URGENT!!!!!
please look at above posts!!!!

koneill18
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Re: What are blood cells?

Postby koneill18 » Tue Jan 26, 2021 7:42 pm

Hello!

To find an answer to your question, you can start by using the Amazonia database to look for 3-4 transcription factors that, when taken together, are uniquely active in your target cell type. For example, let’s say you’re looking at 4 transcription factors that are expressed in the blood. Here are some made up examples of the tissues that each transcription factor is expressed in:

TF 1: Blood, kidney, pancreas
TF 2: Blood, ovary, small intestine, skin
TF 3: Blood, stomach, tongue
TF 4: Blood, spleen, liver, heart

All of these transcription factors are expressed in more than one tissue, but the blood is the only place where all 4 of the transcription factors are expressed, meaning that all 4 transcription factors used together could specifically make blood cells.

Once you have your transcription factors, you can search for them in the KEGG database and see if they’re involved in any of the same pathways. This can show you how the transcription factors are related and how they may work together to generate the target cell type.

You can also read through some scientific papers to see if any researchers have tried combining the specific transcription factors you picked to make your target cell. Here’s a link to the Science Buddies guide for finding scientific papers:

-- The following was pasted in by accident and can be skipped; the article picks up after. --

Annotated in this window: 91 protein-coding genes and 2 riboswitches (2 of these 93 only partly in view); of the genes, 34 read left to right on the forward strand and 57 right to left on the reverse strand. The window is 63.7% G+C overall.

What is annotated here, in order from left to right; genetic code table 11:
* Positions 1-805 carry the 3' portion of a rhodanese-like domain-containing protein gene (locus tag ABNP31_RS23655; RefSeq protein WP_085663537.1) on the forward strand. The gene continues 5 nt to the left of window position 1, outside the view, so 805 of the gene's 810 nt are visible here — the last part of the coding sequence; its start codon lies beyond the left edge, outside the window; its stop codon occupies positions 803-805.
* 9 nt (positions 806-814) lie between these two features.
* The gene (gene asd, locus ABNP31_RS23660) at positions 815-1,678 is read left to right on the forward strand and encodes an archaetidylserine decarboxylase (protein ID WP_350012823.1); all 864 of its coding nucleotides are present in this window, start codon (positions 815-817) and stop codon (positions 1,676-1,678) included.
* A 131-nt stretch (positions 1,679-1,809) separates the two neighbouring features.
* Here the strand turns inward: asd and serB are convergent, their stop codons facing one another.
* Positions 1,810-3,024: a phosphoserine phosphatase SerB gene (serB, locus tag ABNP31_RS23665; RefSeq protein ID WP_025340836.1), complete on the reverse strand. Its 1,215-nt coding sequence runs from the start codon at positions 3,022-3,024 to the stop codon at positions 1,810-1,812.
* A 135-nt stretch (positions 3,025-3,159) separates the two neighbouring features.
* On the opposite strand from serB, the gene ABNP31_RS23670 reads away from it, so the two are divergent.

https://www.sciencebuddies.org/science- ... fic-papers

In real life, scientists would clone the genes corresponding to the transcription factors of interest into a circular piece of DNA called a plasmid. They add the plasmid to the stem cells in a cell culture dish and the cells take up the plasmids. The plasmids go to the nucleus of the cell where the transcription factors can bind to the cell’s DNA and tell it what genes to express. This was a simplified explanation of a pretty complex process, so let me know if you want a more in depth explanation!

In regards to your question about statistics, you’ll have to use more qualitative methods of analysis since your data won’t include any numbers for you to work with. You can organize your information into tables, like the one that’s shown in the Procedure section of the project. You can also make flow charts to show how the different transcription factors are related if you find out that they participate in the same pathways.

I hope this was helpful. If you have more questions or need clarification on anything, feel free to ask!

mariesol04
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Re: What are blood cells?

Postby mariesol04 » Tue Jan 26, 2021 8:20 pm

Thank you so much!!! I appreciate your help.

mariesol04
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Re: What are blood cells?

Postby mariesol04 » Fri Feb 05, 2021 5:33 pm

Hello,

I was wondering why it is necessary to calculate 90% of the average signal for this project? Thank you

koneill18
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Re: What are blood cells?

Postby koneill18 » Tue Feb 09, 2021 6:44 pm

Hi!

If the average signal coming from one of the other cell types is more than 90% of the signal from your cell type of interest, that means that it expresses the transcription factor at a very similar level to your cell of interest. Once you calculate the value for 90% of the average signal in your target cell type, you can compare that number to the average signals from the other cell types to help you identify which cell types express the transcription factor at the same level or at a higher level than your cell type of interest. That information helps you decide if that transcription factor is specific to your target cell type or not.

I hope that answers your question!